Babies, not Barbies

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When a little girl is entered into a beauty pageant, it is similar to throwing her into a lion’s pit because she can literally be eaten alive by self-hatred and low self-esteem. I believe that beauty pageants exploit young girls by creating a false persona, unrealistically portraying them as “Barbies,” and  promoting a heightened sense of self-worth and value.

In beauty pageants, children are instructed to “cover” themselves with heaps of make-up and wear a façade of sorts. This façade consists of glamorous dresses, puffed-up hair and make-up, which in turn, promotes the transformation into an ideal character. In addition, girls begin to believe in the superficial and shallow aspects that pageantry fuels. Jerry Adler, an editor for Newsweek, states, “If a girl is smart, schools are designed to reward her for that, and if she is great on the saxophone, she can join the band. Pageants are places where hair, eyes and clothes are all supposed to shine.” I firmly believe that pageantry teaches little girls to hate themselves and love a “fantasy-like” character that does not exist.

On The Learning Channel (TLC), people get an inside look into the bizarre world of pageantry on the highly popular show, Toddlers and Tiaras. The show examines the lives of child beauty pageant contestants and the “primping” process they must endure. I recently tried to watch an episode and I only watched a mere fifteen minutes as I was disgusted, to say the least. Witnessing children sashaying around stage in bikinis with a full face of makeup on just became unbearable to watch. I just could not fathom how a parent could subject his or her child to this type of exposure.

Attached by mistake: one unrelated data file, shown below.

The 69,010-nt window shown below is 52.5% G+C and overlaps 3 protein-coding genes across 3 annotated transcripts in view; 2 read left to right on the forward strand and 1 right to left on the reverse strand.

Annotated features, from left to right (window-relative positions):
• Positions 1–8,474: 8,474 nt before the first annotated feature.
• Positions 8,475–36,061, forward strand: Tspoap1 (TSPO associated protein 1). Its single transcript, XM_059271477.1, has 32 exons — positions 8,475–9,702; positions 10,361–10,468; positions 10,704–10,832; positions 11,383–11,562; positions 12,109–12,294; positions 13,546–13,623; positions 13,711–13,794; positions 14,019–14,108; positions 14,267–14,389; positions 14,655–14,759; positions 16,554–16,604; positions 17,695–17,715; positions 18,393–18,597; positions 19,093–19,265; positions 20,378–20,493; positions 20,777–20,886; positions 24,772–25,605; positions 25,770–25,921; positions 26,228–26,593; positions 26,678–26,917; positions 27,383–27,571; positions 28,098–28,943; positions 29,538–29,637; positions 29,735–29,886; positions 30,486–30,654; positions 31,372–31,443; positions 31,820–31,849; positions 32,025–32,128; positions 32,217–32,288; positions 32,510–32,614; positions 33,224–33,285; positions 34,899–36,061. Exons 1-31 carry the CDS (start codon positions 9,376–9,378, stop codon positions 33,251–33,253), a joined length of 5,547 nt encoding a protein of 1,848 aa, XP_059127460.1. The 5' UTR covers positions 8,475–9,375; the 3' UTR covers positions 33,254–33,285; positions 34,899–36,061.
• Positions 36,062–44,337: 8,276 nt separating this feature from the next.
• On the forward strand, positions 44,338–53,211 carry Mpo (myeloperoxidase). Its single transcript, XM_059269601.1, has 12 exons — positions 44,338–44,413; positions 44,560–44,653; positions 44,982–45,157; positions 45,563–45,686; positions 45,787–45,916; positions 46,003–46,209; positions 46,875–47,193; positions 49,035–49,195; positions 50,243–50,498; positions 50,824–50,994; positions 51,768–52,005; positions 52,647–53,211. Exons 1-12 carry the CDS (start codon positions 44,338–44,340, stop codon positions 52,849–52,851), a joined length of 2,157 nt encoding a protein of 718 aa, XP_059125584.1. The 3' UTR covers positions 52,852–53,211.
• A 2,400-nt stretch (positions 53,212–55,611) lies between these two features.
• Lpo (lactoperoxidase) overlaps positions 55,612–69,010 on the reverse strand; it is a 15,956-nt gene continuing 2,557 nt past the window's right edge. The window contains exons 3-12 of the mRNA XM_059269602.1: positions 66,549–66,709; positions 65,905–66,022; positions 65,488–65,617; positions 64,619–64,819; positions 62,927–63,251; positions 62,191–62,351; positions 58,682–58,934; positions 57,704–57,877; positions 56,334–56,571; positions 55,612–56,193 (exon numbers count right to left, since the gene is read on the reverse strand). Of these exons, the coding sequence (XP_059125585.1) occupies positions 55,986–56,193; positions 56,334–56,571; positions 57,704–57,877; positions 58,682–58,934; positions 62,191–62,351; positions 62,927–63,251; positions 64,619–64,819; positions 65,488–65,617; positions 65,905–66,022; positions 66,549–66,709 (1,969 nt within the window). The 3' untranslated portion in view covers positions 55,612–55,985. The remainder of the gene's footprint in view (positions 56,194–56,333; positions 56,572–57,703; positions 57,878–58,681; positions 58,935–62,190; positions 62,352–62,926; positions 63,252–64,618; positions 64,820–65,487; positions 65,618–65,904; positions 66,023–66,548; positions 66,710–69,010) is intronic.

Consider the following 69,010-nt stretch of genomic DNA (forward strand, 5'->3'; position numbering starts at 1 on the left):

The unsolved murder of 6-year-old beauty queen JonBenet Ramsey has long remained on the minds of Americans. In addition, with the approaching 2oth anniversary of Ramsey’s murder, there has been a resurgence of interest surrounding the mystery of her death and her pageant persona. Clips of Ramsey attracted worldwide attention as she gyrated across stage, reminiscent of a Las Vegas showgirl. Her premature death shed a public spotlight on the horrors of child pageantry. Ironically, Ramsey’s pageant experience serves as a catalyst for many parents.

Supporters of pageantry see it as a means of boosting confidence. I think that pageantry does the complete opposite. However, if a little girl is shy, some parents believe that competing in a pageant may help her develop self-esteem and personality. Some parents may also see pageantry as a means of letting a child have an early start at losing, in a sense. I understand that competition is a natural component of life. Whether playing Tee-ball at age three or even entering a Spelling Bee, all children are exposed to competition. Losing is one of the many harsh realities of life. Yet, a pageant is not a safe and healthy environment for a little girl. Little girls are shrouded by false ideologies about beauty and appearance. Also, girls are on stage for only a few seconds, standing before others being critiqued for how they look when children, moreover all human beings, should not be objectified. Children are fragile. All children struggle with self-acceptance and self-image as they grow up and look for a place in the world. Little girls begin to believe in the false perception that pageantry seems to promote the slogan, “you are never too young to be perfect.”

Perhaps pageantry is a creation of humanity. At times, people create their ideal version of beauty and the difference between pageantry and humanity is that pageantry judges people outwardly while humans do it subconsciously.

Brianna Walker is a Senior Broadcast/ Mass Communications major from Natchez, Mississippi. She will be a contributor to The Campus Chronicle for the 2017-2018 school year.

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